It’s been over a year since we heard that the classic 1960s sci-fi series Lost in Space was getting a TV remake from Dracula Untold writers Matt Sazama and Burk Sharpless, but since then we haven’t heard of any progress on the project. But that changes today as the series remake has landed at Netflix, arguably the best place for a series like Lost in Space to go so it doesn’t have to contend with all the rigmarole of network television. Read More »
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Posted on Friday, November 20th, 2015 by Angie Han
Netflix has revived everything from Arrested Development to The Killing to Full House to Gilmore Girls, and apparently they figured while they were at it, they might as well bring back Rob Schneider‘s short-lived CBS sitcom ¡Rob!, too.
Well, not really. But the company is putting out another sitcom named after and starring Schneider. Real Rob promises to be somewhat more autobiographical, though. This is to Schneider what Master of None was to Aziz Ansari. Whether that’s a good thing or a bad thing depends on what you think of Schneider’s brand of comedy. Watch the first Real Rob trailer after the jump. Read More »
Amazon’s original television series Transparent became one of the biggest critically acclaimed shows of last year, earning two Golden Globes and five Emmy wins. Jill Soloway’s series proved that Netflix had real competition in the streaming subscription television game, and also showed what kind of entertainment was still possible outside of the traditional ad-supported content sources.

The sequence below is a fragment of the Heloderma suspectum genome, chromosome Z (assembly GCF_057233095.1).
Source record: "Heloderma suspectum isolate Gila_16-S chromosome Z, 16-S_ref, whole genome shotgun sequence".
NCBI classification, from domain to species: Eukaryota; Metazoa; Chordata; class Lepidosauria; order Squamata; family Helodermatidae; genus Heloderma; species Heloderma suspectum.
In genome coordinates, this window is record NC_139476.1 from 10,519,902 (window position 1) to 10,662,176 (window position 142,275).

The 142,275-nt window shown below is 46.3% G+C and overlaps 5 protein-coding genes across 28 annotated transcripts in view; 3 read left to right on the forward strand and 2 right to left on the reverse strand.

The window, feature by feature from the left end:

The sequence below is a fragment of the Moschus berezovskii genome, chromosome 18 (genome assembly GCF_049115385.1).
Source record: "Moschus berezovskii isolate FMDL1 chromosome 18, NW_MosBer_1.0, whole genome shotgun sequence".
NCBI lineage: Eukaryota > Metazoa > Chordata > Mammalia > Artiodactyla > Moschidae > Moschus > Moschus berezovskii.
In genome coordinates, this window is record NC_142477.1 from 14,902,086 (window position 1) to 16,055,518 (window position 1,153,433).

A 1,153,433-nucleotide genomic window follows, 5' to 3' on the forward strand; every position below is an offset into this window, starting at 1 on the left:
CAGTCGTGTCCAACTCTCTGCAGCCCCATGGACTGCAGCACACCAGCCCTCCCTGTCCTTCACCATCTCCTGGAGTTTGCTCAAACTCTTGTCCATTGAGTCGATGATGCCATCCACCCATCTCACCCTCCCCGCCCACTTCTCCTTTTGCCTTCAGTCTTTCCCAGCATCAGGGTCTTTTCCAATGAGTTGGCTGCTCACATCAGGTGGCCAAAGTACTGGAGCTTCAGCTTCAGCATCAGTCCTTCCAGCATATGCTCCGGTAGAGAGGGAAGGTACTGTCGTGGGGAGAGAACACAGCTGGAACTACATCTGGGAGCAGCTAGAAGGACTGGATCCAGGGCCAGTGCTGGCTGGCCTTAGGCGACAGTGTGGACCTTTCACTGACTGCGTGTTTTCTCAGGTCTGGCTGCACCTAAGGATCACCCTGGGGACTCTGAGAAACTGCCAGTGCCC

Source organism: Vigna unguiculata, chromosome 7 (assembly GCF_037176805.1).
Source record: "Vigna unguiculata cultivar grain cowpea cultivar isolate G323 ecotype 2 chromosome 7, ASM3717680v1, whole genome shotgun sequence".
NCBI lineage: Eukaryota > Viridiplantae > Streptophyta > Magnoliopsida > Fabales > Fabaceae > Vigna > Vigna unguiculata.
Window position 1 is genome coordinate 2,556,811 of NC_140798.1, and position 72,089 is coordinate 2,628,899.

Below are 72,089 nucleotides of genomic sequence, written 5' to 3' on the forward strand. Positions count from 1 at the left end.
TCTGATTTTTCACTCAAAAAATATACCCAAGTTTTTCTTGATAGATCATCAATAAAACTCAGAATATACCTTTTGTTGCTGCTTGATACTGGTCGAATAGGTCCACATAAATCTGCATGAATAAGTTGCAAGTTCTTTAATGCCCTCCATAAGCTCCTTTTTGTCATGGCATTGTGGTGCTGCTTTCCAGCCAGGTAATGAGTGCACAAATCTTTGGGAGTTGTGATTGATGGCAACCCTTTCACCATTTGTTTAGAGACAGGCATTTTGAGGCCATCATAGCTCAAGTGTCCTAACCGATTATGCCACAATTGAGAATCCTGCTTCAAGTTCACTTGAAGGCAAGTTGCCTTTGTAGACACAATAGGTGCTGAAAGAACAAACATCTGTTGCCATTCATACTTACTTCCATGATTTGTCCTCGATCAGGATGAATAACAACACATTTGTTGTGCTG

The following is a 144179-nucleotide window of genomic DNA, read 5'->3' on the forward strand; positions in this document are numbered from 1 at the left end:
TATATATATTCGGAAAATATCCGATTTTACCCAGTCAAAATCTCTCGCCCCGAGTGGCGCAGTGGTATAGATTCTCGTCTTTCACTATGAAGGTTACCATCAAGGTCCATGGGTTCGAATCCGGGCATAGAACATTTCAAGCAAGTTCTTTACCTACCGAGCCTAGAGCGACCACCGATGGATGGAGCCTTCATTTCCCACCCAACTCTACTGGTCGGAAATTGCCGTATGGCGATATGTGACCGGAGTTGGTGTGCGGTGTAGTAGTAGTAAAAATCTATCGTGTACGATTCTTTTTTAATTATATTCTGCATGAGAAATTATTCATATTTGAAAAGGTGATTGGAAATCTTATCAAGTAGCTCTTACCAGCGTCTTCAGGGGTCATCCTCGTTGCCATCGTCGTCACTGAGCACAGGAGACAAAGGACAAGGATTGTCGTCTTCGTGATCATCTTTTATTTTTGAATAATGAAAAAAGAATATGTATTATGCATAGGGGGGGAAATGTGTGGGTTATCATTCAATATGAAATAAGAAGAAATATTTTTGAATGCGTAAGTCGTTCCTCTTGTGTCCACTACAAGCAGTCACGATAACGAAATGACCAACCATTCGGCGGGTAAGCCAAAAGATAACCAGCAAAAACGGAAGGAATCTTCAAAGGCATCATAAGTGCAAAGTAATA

The acclaimed Amazon Studios original series will return with a second season on December 11th 2015 (a week before Star Wars: The Force Awakens is unleashed upon the world, give g you a few days to marathon through it). Amazon has premiered a new two-minute Transparent season 2 trailer, which you watch now embedded after the jump.
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Posted on Friday, November 20th, 2015 by Jacob Hall
The first season of Marvel‘s new Jessica Jones series is streaming on Netflix right now, but you’re probably in the same boat as us – you can’t watch it yet because you’re too busy doing your job to make money to pay the bills, or you’re too busy attending classes to make sure you can get a job to pay those future bills. But fret not! You can get a quick hit of Marvel goodness because the Jessica Jones opening titles are online, which should be more than enough to get you through the day.
And then you can binge-watch all night and through the weekend.
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Posted on Thursday, November 19th, 2015 by Jacob Hall
The pedigree behind the upcoming miniseries 11.22.63 is certainly intriguing. You have Hulu taking another huge step into the the world of original content (consider this a direct parry to Netflix’s constant blows). You have source material from the great Stephen King, whose novel of the same name is the one of the most acclaimed he’s written in years. You have J.J. Abrams on board as an executive producer. And then you have James Franco, that slippery wild card of a leading man, headlining an ensemble stuffed with interesting actors.
The first trailer for the nine-epiosde limited series has arrived and while it’s only a minor tease, it’s certainly going to turn a few heads. There are too many interesting parties involved to not dredge up interest.
Watch the 11.22.63 trailer after the jump.